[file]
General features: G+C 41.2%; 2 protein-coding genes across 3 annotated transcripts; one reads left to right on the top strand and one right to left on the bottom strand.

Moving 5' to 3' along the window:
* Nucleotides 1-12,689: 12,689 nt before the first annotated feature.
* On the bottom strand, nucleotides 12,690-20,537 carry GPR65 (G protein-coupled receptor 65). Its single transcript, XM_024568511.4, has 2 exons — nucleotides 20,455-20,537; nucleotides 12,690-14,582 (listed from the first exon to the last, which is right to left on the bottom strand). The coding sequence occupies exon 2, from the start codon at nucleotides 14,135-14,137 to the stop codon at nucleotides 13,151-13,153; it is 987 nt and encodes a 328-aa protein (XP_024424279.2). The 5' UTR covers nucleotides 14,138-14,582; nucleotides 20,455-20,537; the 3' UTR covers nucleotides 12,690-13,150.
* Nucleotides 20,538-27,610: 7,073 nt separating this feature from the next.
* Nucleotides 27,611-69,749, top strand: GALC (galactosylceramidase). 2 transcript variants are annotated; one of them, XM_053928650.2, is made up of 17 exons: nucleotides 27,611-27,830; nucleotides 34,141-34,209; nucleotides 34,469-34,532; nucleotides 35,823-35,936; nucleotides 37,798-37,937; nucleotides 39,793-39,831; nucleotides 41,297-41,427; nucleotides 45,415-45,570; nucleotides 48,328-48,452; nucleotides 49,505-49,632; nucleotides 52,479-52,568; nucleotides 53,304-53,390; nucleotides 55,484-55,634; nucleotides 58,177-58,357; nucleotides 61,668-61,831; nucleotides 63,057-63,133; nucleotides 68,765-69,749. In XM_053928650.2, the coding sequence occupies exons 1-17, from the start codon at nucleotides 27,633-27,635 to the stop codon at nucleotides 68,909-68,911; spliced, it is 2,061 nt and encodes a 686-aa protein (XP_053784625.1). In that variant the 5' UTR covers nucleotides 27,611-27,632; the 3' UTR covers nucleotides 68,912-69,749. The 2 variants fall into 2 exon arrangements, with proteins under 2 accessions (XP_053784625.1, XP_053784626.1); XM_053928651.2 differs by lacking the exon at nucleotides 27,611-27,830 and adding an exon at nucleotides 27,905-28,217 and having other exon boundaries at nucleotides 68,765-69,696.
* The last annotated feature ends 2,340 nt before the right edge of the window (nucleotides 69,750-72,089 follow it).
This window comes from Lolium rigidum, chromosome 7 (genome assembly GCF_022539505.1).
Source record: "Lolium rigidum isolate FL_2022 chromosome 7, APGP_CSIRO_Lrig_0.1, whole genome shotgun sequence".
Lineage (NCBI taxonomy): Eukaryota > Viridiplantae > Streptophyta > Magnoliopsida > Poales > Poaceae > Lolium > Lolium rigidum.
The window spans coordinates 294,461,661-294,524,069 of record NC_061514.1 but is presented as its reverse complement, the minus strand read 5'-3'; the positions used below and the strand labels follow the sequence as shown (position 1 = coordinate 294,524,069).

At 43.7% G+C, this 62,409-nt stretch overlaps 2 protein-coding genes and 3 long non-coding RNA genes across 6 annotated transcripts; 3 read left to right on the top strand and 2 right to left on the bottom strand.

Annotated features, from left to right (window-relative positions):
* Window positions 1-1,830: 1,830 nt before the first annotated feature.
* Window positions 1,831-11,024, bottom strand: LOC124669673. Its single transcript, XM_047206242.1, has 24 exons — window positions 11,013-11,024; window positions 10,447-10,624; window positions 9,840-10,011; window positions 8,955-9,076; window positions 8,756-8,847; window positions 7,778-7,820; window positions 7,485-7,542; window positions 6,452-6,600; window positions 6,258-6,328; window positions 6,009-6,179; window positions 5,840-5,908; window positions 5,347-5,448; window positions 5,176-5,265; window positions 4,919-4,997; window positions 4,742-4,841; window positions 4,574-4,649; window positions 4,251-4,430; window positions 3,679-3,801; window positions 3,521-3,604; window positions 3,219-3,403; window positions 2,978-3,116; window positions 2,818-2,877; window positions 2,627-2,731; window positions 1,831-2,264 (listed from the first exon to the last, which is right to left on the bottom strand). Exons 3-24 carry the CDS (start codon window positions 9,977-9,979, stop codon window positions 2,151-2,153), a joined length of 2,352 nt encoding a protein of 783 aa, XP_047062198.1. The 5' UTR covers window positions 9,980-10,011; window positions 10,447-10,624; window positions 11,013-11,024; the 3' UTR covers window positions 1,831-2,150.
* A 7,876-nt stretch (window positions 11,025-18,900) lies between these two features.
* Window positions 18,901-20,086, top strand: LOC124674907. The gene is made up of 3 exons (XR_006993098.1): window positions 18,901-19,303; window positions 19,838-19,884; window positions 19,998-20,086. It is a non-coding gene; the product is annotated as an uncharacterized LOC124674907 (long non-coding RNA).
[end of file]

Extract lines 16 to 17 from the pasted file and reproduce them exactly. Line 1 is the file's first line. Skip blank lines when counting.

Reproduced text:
* A 7,876-nt stretch (window positions 11,025-18,900) lies between these two features.
* Window positions 18,901-20,086, top strand: LOC124674907. The gene is made up of 3 exons (XR_006993098.1): window positions 18,901-19,303; window positions 19,838-19,884; window positions 19,998-20,086. It is a non-coding gene; the product is annotated as an uncharacterized LOC124674907 (long non-coding RNA).